From the smaller scope, an important aspect is that the local on-device datasets are usually non-IID which has been shown to degrade model’s performance . For example, Zhao et al  pointed out that the prediction accuracy dropped by up to 11% for MNIST and 51% for CIFAR-10 in the case of non-IID datasets. This degradation is expected to be more severe in imbalanced dataset scenarios, which cause the model to be biased in favor of the well represented classes. From the bigger scope, the global model usually enforces a bias towards patterns provided by the majority of clients, while suppressing patterns of minor clients . In the context of application of anomaly detection this means that the global model may not be able to correctly predict anomalies that have been only observed by a small number of participants, which limits the benefits of training a collaborative model.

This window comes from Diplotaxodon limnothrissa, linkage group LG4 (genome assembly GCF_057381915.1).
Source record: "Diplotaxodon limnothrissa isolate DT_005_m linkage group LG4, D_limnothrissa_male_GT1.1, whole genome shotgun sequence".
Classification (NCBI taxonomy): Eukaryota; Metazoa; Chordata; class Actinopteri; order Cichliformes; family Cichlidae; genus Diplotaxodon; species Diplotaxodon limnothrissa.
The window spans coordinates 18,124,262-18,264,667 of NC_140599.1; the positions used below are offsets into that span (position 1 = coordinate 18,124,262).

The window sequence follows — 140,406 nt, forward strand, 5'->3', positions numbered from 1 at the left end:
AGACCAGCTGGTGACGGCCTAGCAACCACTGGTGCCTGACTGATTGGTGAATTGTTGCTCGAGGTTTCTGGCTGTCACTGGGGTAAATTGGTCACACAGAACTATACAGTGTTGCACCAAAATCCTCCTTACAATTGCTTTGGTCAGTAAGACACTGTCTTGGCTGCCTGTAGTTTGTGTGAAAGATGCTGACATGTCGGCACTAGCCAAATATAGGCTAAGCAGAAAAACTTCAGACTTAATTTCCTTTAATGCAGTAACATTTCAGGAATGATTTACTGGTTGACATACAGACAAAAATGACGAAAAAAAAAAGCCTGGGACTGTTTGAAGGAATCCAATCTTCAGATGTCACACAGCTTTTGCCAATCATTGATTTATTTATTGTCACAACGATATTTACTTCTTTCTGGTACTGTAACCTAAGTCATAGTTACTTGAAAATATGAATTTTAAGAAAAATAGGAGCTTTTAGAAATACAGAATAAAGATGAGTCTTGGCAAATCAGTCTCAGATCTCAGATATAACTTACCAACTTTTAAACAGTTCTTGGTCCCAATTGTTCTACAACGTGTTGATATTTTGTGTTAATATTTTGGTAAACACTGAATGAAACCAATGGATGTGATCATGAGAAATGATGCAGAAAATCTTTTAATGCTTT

RISE Research Institutes of Sweden and Imperial College London ICL are investigating how to address the problem of anomaly detection in the context IoT networks, where the data are regularly imbalanced and non-IID distributed. We leverage peer-to-peer learning, which allows to train a collaborative model without the need of a central node. We propose a data re-balancing mechanism for P2PFL. By taking the advantages of P2PFL, we adaptively improve SMOTE, a state-of-the-art re-balancing technique, by generating more complex synthetic points to share some of them with other participated clients during the training of a P2PFL task. These shared points help other clients to re-balance their own local dataset and add more variance to it, which can prevent model from degrading in non-IID settings.